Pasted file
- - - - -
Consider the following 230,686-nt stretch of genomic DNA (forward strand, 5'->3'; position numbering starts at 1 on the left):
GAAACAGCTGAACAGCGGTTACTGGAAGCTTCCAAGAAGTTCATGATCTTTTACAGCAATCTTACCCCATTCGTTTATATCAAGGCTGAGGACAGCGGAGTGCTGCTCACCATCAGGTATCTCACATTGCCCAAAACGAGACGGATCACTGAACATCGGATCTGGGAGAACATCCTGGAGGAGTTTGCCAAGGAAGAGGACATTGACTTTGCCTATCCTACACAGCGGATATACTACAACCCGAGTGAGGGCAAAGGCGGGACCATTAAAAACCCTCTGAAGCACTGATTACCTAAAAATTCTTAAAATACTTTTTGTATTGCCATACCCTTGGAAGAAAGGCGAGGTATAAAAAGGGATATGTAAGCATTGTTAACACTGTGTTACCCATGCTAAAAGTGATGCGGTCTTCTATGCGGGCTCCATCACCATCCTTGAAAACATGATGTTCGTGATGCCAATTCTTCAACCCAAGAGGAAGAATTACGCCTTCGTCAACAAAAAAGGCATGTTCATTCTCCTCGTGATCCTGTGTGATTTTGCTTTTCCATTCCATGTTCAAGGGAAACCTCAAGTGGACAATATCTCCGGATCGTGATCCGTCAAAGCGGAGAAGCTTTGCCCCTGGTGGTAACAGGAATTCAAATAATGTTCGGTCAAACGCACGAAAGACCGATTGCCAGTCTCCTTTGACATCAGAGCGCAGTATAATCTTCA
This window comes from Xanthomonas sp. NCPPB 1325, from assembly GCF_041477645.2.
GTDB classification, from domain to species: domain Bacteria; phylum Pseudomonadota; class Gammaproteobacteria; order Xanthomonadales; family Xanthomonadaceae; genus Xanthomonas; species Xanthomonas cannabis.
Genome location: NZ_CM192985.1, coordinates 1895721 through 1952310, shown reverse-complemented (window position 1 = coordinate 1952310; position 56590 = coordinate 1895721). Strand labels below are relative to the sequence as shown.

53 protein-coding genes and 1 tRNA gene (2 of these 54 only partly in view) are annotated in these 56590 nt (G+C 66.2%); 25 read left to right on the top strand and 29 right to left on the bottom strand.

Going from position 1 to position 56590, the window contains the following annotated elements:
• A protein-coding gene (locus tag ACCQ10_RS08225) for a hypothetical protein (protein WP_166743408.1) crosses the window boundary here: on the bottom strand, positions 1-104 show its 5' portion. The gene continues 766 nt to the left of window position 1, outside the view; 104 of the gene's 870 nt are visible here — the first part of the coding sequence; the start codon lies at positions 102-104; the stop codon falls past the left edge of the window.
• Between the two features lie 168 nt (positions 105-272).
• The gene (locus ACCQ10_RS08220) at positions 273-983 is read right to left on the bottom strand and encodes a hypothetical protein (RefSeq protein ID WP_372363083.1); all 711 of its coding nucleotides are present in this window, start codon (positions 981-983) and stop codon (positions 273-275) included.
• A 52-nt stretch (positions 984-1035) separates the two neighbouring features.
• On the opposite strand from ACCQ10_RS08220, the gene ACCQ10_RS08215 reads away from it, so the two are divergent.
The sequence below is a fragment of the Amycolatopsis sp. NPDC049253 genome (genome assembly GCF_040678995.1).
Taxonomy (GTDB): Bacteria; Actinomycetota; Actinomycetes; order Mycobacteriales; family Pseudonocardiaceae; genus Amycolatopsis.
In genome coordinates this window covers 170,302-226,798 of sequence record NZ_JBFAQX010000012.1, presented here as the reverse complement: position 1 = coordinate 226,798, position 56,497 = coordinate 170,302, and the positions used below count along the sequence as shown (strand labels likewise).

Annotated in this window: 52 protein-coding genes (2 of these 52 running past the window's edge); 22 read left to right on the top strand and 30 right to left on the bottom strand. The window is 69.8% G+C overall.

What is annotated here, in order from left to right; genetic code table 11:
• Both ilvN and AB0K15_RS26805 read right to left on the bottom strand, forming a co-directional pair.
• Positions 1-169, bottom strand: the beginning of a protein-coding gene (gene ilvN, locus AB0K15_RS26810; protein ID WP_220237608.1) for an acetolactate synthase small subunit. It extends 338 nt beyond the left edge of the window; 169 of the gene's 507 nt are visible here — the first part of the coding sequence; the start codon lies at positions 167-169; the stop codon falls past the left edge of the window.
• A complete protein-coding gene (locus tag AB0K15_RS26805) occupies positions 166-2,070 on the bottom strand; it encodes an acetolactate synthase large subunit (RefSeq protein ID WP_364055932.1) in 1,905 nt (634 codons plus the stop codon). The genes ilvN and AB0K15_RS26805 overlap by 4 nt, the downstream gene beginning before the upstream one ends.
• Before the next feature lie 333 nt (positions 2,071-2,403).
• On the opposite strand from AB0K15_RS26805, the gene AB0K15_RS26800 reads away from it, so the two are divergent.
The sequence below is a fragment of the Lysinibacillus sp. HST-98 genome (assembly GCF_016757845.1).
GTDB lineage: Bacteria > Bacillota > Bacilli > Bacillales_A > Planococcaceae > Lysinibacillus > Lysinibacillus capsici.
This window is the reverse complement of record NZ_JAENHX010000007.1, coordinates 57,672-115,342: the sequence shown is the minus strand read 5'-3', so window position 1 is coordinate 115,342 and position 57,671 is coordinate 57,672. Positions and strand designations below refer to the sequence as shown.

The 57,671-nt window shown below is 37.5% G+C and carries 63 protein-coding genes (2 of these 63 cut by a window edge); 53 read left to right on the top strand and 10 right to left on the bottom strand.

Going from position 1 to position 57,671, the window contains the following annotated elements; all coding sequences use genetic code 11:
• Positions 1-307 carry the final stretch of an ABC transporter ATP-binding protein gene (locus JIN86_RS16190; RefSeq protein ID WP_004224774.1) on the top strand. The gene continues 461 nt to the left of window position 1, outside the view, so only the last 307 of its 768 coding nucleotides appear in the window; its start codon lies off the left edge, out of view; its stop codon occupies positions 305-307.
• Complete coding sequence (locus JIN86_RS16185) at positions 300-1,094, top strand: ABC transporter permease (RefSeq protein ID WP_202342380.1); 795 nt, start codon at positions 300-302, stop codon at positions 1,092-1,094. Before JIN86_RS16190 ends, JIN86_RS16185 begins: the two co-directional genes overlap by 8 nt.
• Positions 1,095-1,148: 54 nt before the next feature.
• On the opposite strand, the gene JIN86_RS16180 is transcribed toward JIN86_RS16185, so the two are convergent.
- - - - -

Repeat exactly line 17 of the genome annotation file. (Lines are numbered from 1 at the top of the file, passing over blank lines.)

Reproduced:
What is annotated here, in order from left to right; genetic code table 11: